Q & A:



Q:What is “diminished financial capacity,” and why is it so dangerous for seniors?

—Concerned Caretaker



A: Dear Concerned:

The National Institute on Aging estimates that nearly half of all Americans will develop some form of dementia, such as Alzheimer’s Disease, during their lifetime. And while the cognitive decline brought on by dementia affects a variety of different mental functions, one of the first mental abilities to go is one’s “financial capacity.”

Financial capacity refers to the ability to manage money and make wise financial decisions. Cognitive decline brought on by dementia often develops slowly over many years, so a diminished financial capacity frequently goes unnoticed—often until it’s too late.

Moreover, studies have shown that seniors’ confidence in their money-management skills can actually increase as they age, which puts them in a perilous position. As seniors begin to experience difficulty managing their money, they don’t realize they’re making poor choices, which makes them easy targets for financial exploitation, fraud, and abuse.

As your trusted family lawyer, we can help you put estate planning tools in place to protect your elderly family members and their assets from the cognitive decline brought on by dementia and other forms of incapacity.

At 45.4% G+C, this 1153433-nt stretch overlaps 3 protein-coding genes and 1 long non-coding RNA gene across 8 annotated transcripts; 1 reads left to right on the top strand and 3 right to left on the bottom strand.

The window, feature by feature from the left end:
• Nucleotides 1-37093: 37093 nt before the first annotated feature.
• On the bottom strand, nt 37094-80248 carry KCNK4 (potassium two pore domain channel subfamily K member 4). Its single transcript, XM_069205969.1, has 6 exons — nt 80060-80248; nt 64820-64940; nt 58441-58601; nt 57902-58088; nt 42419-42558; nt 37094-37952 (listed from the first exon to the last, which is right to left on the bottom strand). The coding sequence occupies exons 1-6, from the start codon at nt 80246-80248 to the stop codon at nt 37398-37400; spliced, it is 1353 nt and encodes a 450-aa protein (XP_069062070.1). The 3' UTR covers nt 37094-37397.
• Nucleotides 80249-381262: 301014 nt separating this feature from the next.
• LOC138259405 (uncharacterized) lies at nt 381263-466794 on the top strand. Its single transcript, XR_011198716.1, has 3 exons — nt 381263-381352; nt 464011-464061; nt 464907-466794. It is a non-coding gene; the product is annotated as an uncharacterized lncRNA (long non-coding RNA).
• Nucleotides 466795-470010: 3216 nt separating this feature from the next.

This article is a service of Legacy Counsel PLC, a trusts and estates law firm in Saint Joseph, Michigan. We don’t just draft documents; we ensure that you make informed and empowered decisions about life and death, for yourself and the people you love. That’s why we offer a Life & Legacy Planning Session, during which you will get more financially organized than you’ve ever been before and become empowered to make all the best choices for the people you love. You can begin by calling our office today at 269-932-4017 to schedule a Life & Legacy Planning Session. Or you can schedule your appointment online here. Mention this article to find out how to get this $750 session at no charge.

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